Godzilla couldn't do it. Spidey couldn't do it. Tom Cruise couldn't do it. In the end, history may show that it took the combined forces of a gun-toting space raccoon, a talking tree and four crime-fighting turtles to finally break Hollywood's Great Summer Slump of 2014.
Since early May, the box office news has been almost unremittingly grim. While the film business entered the vitally important summer movie season running 9% ahead of 2013 thanks to hits like "The Lego Movie" and "Captain America: The Winter Soldier," just when Hollywood should have been kicking into a higher gear, the industry seemed to blow a gasket.
With a few notable exceptions like the comedies "Neighbors" and "22 Jump Street," a series of high-profile tent-pole movies either experienced steep drop-offs after promising openings ("The Amazing Spider-Man 2," "Godzilla") or failed to connect with U.S. audiences entirely ("The Edge of Tomorrow," "A Million Ways to Die in the West").
By late July, Hollywood's healthy head start had been entirely wiped away and overall grosses for the year were running a whopping 20% behind last year. On studio lots across Los Angeles, hands were being wrung, sweat was being mopped from brows and at least one high-ranking executive, long-serving Sony Pictures distribution chief Jeff Blake, was shown the door.
Now, following the impressive debuts of Marvel's "Guardians of the Galaxy" and Paramount's "Teenage Mutant Ninja Turtles," there's a sense, or at least a hope, that Hollywood may finally be getting its mojo back. "Guardians" marked the highest-ever opening for an August release with $94 million, while "Turtles" cowabunga-ed expectations by pulling in a strong $65 million in its first weekend.
With these back-to-back hits -- which follow on the heels of strong performances for the simian sequel "Dawn of the Planet of the Apes" and the Scarlett Johansson action film "Lucy" -- Hollywood seems to be pulling out of its protracted tailspin. In the last two weeks, the year-to-year deficit has been cut from 20% back to 16.5%, hardly cause for a ticker-tape parade but certainly a step in the right direction.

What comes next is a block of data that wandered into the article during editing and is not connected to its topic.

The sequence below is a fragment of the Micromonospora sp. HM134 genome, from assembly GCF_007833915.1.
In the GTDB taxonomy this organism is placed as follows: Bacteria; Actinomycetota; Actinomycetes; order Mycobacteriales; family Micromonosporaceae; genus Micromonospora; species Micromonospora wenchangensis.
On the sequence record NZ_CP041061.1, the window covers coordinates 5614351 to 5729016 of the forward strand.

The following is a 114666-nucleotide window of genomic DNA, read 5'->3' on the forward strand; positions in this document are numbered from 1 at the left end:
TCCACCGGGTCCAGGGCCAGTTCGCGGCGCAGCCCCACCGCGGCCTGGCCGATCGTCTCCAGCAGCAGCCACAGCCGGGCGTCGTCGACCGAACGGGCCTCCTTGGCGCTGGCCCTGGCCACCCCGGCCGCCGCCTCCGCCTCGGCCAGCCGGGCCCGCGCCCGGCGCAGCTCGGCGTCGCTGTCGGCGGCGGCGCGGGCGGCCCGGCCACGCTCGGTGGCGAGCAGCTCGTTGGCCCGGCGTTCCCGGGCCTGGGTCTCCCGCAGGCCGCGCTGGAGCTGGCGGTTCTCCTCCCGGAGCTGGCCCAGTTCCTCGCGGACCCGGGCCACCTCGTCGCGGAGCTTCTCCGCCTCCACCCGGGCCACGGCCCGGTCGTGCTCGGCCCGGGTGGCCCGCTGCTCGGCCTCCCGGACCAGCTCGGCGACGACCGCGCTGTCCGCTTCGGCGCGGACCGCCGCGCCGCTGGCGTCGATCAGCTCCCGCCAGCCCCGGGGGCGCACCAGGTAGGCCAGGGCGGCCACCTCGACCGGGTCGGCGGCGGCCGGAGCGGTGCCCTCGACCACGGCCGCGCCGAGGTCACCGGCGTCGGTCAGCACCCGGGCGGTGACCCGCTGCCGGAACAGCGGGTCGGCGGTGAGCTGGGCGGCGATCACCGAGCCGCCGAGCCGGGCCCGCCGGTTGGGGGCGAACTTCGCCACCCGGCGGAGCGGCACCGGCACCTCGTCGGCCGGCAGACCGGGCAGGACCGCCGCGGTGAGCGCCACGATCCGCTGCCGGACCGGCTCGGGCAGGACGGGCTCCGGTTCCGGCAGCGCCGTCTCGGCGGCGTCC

You might not think that an industry as large as Hollywood could go through collective hot and cold streaks like a major league batter or an NBA free-throw shooter, but to a surprising extent, movies' fortunes are tied to one another. A giant flop can spread its stink throughout the multiplexes, driving audiences back to their TVs, tablets and video-game consoles for entertainment, while a buzzy hit like "Guardians" can ignite greater excitement around the idea of heading to the movies on a Friday or Saturday night, pulling other films along on its coattails.
"When people go to the movies, they go to more movies, so it’s important that a lot of movies work," Megan Colligan, Paramount's president of domestic marketing and distribution, said in the wake of the big opening weekend for "Turtles." "It’s a good thing for the business."
In the summer, with so many eyes trained squarely on the box office, this contagion effect can be magnified. "As an ecosystem, the summer is very small," said Paul Dergarabedian, senior media analyst for the entertainment data firm Rentrak. "It’s only 18 weeks, so two or three weeks in either direction can have a pretty profound effect not just on the box office or the percentages but, more importantly, on the vibe, the perception, the emotional response, if you will, to the summer."
It's too early to say for certain whether Hollywood's luck really has turned, but if upcoming releases like the comedy "Let's Be Cops" and the action sequel "The Expendables 3" continue to overperform like "Guardians" and "Turtles," the industry will certainly start breathing easier. "Two up weekends in a row is a big deal this summer," Dergarabedian said. "It's a nice change, and I’m hoping that by the time we get to Labor Day, the deficit will be closer to 10 or 12%."
Either way, the summer of 2014 is not one that Hollywood is likely to remember with much fondness. But just as in the sports world, the film business can still fall back on the time-honored mantra of beleaguered teams everywhere: There's always next year.
Follow Josh Rottenberg on Twitter: @joshrottenbergCopyright © 2015, Los Angeles Times